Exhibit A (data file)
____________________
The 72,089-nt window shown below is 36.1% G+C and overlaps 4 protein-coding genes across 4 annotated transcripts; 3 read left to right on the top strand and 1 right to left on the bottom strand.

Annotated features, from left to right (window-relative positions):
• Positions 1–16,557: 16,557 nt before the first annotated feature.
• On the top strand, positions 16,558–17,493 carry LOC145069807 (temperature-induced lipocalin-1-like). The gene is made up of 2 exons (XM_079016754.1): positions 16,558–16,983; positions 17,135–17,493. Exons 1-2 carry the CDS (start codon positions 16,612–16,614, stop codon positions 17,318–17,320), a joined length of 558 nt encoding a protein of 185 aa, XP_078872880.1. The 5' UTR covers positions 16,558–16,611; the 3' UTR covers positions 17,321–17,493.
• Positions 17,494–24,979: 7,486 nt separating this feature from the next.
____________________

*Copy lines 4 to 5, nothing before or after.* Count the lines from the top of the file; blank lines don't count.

• On the top strand, positions 16,558–17,493 carry LOC145069807 (temperature-induced lipocalin-1-like). The gene is made up of 2 exons (XM_079016754.1): positions 16,558–16,983; positions 17,135–17,493. Exons 1-2 carry the CDS (start codon positions 16,612–16,614, stop codon positions 17,318–17,320), a joined length of 558 nt encoding a protein of 185 aa, XP_078872880.1. The 5' UTR covers positions 16,558–16,611; the 3' UTR covers positions 17,321–17,493.
• Positions 17,494–24,979: 7,486 nt separating this feature from the next.